Taylor Lohmeyer is going to have to give up the goods. Or, at least that is the latest from a federal appeals court in a matter involving the Internal Revenue Service (IRS).
Taylor Lohmeyer is a white-shoe estate planning, probate, and tax law firm with a legacy stretching back to the 1900’s. Embroiled in an IRS criminal tax investigation, the law firm pushed back hard against demands (a summons) by the IRS for information related to its clients who opened and maintained foreign bank accounts between 1995 and 2017.
Readers of this space are familiar with the dodges and debacles in which otherwise well-meaning taxpayers attract the attention of the IRS. Difficulty can arise when offshore tax jurisdictions beckon in a way that not only protects wealth—but shelters it from legitimate taxes. Banking giants and law firms around the world are feeling the heat from tax authorities, and Taylor Lohmeyer is no different.
In the Taylor Lohmeyer matter, the IRS served a “John Doe summons” upon the firm. A John Doe summons is a tool available to the IRS that allows them to serve a request for information on defendants who are not yet named.
In this case, the IRS seeks to expand upon an earlier criminal tax investigation into a client of the firm. In the earlier matter, the defendant admitted that the law firm had helped him to avoid a $2 million tax bill through the structuring of his offshore accounts. In the present case, the IRS is hoping to use the John Doe summons to obtain a clear view of firm clients that may have committed the same type of tax fraud. In response, the law firm filed a motion to quash the summons arguing that the agency was not legally entitled to the information due to attorney-client privilege. The records are estimated at about 32,000 pages. The IRS did not agree.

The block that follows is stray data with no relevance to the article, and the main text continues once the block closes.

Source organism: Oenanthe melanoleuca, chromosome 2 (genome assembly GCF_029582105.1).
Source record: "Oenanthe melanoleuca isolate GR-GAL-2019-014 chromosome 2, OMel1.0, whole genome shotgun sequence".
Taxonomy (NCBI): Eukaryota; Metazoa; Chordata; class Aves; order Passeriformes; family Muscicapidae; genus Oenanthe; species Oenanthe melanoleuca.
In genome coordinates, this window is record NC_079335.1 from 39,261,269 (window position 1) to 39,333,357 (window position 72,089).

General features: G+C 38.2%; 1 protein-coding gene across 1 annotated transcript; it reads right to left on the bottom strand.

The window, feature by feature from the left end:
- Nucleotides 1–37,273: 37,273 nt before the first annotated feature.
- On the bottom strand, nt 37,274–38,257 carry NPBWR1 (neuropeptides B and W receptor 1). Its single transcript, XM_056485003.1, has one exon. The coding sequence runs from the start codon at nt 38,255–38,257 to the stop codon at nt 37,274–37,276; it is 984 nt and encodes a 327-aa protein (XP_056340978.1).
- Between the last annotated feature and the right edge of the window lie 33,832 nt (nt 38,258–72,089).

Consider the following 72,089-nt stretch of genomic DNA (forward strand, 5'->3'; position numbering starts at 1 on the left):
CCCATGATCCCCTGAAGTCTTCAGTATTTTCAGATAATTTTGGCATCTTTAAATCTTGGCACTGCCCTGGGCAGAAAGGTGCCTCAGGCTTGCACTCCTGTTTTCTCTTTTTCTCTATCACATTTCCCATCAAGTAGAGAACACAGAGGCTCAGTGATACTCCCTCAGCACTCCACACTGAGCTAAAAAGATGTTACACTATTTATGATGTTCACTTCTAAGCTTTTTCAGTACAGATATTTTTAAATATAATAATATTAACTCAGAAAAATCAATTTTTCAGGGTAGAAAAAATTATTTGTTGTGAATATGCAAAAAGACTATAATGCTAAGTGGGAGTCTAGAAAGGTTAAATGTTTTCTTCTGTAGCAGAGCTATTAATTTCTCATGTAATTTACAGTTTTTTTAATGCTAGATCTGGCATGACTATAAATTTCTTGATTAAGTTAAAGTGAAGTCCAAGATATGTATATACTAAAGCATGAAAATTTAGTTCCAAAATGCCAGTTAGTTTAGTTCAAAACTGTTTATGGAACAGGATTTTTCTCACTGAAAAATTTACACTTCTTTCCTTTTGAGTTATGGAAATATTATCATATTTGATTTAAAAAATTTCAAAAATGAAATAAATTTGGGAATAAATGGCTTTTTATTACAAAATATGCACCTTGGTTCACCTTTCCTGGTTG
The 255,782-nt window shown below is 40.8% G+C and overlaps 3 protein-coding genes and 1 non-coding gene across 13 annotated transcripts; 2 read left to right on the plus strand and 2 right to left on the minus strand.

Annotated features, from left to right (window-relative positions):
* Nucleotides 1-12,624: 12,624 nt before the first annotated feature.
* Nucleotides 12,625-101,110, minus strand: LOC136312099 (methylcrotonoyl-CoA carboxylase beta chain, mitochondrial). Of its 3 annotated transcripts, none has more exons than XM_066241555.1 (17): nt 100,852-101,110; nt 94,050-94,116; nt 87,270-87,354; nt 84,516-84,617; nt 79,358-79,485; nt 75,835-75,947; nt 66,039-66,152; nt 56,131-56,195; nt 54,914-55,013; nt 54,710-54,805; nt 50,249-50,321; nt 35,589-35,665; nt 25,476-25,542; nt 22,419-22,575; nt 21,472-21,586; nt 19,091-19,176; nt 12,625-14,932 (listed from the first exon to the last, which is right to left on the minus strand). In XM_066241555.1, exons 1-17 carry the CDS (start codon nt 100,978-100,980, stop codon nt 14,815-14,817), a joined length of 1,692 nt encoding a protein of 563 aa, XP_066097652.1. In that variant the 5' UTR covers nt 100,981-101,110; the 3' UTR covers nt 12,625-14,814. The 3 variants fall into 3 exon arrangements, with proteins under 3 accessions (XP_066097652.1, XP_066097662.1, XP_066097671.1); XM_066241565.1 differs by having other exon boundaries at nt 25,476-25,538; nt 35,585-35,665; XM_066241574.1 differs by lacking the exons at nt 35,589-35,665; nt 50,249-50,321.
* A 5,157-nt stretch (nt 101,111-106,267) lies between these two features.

In a decision in May 2019, the US District Court for the Western District of Texas found in favor of the IRS, granting its petition to enforce the summons. On appeal, the United States Court of Appeals for the Fifth Circuit affirmed that finding in April 2020, placing Taylor Lohmeyer in a decidedly sticky wicket.
The IRS aggressively pursues US taxpayers who use offshore tax shelters and shell companies to hide wealth otherwise subject to US tax law. As noted by the Department of Justice in this matter, “This action is part of ongoing efforts by the United States to stop persons from using foreign financial accounts and entities to evade taxes. Courts have previously approved John Doe summonses allowing the IRS to identify individuals using offshore accounts to evade their U.S. obligations.”
The next move belongs to Taylor Lohmeyer.
Experienced tax attorneys help you with civil and criminal tax audits
With offices in Chicago and Cleveland, the legal team at Robert J. Fedor, Esq., LLC help clients respond to allegations of offshore tax improprieties or tax crime. When you need experienced legal advice locally or abroad, call 800-579-0997 or contact us.